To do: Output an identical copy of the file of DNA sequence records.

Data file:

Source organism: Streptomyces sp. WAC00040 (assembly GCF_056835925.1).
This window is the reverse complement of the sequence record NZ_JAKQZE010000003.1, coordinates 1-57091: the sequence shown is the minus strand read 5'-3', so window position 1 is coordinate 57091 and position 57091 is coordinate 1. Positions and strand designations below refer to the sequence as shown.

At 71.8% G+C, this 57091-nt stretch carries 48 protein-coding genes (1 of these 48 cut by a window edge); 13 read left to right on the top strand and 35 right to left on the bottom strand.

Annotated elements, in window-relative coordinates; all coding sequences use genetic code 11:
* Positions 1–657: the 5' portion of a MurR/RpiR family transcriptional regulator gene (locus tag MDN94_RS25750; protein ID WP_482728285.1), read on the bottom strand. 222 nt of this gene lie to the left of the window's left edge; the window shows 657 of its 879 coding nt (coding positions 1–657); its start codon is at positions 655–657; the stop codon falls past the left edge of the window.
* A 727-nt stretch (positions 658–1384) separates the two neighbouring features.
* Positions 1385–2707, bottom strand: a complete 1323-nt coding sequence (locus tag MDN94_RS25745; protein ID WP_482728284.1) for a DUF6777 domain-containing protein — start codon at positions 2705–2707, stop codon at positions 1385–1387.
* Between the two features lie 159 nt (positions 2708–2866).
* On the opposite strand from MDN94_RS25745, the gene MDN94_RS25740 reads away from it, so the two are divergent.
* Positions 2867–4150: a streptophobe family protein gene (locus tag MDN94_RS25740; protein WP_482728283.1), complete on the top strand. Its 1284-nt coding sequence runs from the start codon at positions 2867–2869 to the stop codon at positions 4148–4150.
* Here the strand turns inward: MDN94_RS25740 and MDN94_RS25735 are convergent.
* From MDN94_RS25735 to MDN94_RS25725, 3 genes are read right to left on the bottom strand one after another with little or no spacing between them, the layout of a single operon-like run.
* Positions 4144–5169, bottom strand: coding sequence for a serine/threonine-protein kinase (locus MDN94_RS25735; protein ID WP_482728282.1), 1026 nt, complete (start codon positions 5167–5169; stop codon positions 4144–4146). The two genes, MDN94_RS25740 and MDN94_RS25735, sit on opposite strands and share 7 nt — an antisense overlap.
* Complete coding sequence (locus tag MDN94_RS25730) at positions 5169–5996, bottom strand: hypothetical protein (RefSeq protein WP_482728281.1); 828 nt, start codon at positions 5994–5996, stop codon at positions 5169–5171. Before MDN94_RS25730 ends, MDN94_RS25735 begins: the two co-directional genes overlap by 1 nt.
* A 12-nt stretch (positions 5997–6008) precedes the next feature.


Source organism: Streptomyces sp. WAC00040 (assembly GCF_056835925.1).
This window is the reverse complement of the sequence record NZ_JAKQZE010000003.1, coordinates 1-57091: the sequence shown is the minus strand read 5'-3', so window position 1 is coordinate 57091 and position 57091 is coordinate 1. Positions and strand designations below refer to the sequence as shown.

At 71.8% G+C, this 57091-nt stretch carries 48 protein-coding genes (1 of these 48 cut by a window edge); 13 read left to right on the top strand and 35 right to left on the bottom strand.

Annotated elements, in window-relative coordinates; all coding sequences use genetic code 11:
* Positions 1–657: the 5' portion of a MurR/RpiR family transcriptional regulator gene (locus tag MDN94_RS25750; protein ID WP_482728285.1), read on the bottom strand. 222 nt of this gene lie to the left of the window's left edge; the window shows 657 of its 879 coding nt (coding positions 1–657); its start codon is at positions 655–657; the stop codon falls past the left edge of the window.
* A 727-nt stretch (positions 658–1384) separates the two neighbouring features.
* Positions 1385–2707, bottom strand: a complete 1323-nt coding sequence (locus tag MDN94_RS25745; protein ID WP_482728284.1) for a DUF6777 domain-containing protein — start codon at positions 2705–2707, stop codon at positions 1385–1387.
* Between the two features lie 159 nt (positions 2708–2866).
* On the opposite strand from MDN94_RS25745, the gene MDN94_RS25740 reads away from it, so the two are divergent.
* Positions 2867–4150: a streptophobe family protein gene (locus tag MDN94_RS25740; protein WP_482728283.1), complete on the top strand. Its 1284-nt coding sequence runs from the start codon at positions 2867–2869 to the stop codon at positions 4148–4150.
* Here the strand turns inward: MDN94_RS25740 and MDN94_RS25735 are convergent.
* From MDN94_RS25735 to MDN94_RS25725, 3 genes are read right to left on the bottom strand one after another with little or no spacing between them, the layout of a single operon-like run.
* Positions 4144–5169, bottom strand: coding sequence for a serine/threonine-protein kinase (locus MDN94_RS25735; protein ID WP_482728282.1), 1026 nt, complete (start codon positions 5167–5169; stop codon positions 4144–4146). The two genes, MDN94_RS25740 and MDN94_RS25735, sit on opposite strands and share 7 nt — an antisense overlap.
* Complete coding sequence (locus tag MDN94_RS25730) at positions 5169–5996, bottom strand: hypothetical protein (RefSeq protein WP_482728281.1); 828 nt, start codon at positions 5994–5996, stop codon at positions 5169–5171. Before MDN94_RS25730 ends, MDN94_RS25735 begins: the two co-directional genes overlap by 1 nt.
* A 12-nt stretch (positions 5997–6008) precedes the next feature.